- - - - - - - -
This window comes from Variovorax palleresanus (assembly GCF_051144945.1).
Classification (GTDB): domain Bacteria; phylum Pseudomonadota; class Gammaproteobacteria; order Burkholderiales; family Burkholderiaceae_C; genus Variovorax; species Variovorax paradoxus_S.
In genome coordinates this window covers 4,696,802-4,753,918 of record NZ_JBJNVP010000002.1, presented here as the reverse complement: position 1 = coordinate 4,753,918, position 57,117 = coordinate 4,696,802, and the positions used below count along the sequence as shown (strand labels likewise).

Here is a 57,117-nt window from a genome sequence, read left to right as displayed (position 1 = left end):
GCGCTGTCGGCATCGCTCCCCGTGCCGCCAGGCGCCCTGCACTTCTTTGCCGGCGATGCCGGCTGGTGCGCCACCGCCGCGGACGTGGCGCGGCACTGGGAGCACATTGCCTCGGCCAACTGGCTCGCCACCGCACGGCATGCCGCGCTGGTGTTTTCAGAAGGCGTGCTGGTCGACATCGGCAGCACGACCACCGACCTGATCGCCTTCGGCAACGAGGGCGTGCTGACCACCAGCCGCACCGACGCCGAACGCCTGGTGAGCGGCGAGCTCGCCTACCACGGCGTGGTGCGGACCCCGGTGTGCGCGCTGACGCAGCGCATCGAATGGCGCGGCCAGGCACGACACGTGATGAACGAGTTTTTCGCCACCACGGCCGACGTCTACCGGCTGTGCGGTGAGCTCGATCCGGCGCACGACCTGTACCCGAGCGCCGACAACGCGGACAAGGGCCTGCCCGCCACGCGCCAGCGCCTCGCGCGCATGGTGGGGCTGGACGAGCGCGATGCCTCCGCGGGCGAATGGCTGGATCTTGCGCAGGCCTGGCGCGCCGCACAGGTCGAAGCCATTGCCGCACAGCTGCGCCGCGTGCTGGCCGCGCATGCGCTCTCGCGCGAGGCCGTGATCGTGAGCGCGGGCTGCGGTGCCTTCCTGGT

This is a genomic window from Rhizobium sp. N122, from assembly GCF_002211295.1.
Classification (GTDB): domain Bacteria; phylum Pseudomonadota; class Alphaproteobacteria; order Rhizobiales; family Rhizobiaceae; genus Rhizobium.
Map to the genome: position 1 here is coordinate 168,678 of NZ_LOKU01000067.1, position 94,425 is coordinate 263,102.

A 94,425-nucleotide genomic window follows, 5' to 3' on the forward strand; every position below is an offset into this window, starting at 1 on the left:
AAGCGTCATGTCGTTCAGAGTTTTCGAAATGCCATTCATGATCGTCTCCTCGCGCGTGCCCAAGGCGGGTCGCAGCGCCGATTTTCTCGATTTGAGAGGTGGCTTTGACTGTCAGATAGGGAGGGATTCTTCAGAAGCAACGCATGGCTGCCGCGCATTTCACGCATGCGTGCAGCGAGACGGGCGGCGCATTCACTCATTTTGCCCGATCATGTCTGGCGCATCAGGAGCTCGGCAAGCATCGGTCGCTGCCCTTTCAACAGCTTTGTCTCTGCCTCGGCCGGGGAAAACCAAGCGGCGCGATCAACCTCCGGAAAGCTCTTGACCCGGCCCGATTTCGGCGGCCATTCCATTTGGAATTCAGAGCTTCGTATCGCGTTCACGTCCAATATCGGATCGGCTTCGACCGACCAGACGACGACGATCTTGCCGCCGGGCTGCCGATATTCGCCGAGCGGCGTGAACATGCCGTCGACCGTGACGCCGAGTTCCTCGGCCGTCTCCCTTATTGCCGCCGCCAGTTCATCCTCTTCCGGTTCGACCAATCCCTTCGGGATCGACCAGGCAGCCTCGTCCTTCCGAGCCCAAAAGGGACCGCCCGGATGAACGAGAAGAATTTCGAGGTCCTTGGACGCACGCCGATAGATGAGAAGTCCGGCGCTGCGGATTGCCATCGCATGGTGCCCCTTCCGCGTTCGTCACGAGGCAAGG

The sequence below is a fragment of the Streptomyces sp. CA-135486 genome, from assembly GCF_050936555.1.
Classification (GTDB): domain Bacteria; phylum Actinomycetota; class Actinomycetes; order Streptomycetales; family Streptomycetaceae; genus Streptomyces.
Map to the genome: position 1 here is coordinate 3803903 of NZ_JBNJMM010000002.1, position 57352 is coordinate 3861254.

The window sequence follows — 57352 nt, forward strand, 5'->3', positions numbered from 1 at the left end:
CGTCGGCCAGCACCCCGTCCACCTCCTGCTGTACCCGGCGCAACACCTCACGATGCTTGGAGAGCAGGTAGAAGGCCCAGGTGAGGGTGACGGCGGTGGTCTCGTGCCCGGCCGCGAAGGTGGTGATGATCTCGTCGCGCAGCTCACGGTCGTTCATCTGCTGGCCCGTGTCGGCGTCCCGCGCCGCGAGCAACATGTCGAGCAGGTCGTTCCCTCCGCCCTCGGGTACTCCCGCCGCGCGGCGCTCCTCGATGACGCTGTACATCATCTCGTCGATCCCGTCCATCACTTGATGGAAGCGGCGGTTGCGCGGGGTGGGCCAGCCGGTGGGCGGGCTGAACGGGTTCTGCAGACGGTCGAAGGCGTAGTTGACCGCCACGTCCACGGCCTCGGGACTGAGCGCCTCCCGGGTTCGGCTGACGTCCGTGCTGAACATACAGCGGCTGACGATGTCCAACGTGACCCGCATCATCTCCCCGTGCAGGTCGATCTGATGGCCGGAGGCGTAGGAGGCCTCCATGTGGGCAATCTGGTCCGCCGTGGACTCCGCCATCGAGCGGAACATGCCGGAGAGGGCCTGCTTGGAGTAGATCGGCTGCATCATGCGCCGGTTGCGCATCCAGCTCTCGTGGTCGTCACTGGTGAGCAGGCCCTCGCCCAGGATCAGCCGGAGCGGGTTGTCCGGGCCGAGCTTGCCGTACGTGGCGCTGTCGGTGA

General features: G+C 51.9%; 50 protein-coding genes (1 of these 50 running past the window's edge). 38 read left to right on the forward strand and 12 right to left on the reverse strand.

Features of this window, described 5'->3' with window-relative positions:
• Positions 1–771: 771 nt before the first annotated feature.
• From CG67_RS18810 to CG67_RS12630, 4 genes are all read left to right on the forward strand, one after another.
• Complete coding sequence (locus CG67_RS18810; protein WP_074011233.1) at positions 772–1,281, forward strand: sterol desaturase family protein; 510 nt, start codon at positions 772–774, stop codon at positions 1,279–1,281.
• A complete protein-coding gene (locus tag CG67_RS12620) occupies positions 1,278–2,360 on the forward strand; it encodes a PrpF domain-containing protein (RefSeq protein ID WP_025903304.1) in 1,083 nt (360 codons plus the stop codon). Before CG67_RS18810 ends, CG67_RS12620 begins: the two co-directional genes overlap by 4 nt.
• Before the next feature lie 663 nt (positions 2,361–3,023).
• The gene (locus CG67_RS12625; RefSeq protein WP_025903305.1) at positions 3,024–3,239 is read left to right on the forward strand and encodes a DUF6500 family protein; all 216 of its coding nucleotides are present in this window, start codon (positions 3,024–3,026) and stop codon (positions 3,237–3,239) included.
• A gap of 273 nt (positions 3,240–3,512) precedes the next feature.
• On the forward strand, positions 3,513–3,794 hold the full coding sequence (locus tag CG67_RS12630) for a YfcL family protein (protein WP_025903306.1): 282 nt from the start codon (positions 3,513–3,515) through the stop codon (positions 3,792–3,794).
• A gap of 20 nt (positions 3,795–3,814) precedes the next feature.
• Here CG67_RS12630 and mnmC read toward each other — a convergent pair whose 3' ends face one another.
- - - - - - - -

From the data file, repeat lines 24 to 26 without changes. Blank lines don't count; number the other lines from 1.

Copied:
• A gap of 273 nt (positions 3,240–3,512) precedes the next feature.
• On the forward strand, positions 3,513–3,794 hold the full coding sequence (locus tag CG67_RS12630) for a YfcL family protein (protein WP_025903306.1): 282 nt from the start codon (positions 3,513–3,515) through the stop codon (positions 3,792–3,794).
• A gap of 20 nt (positions 3,795–3,814) precedes the next feature.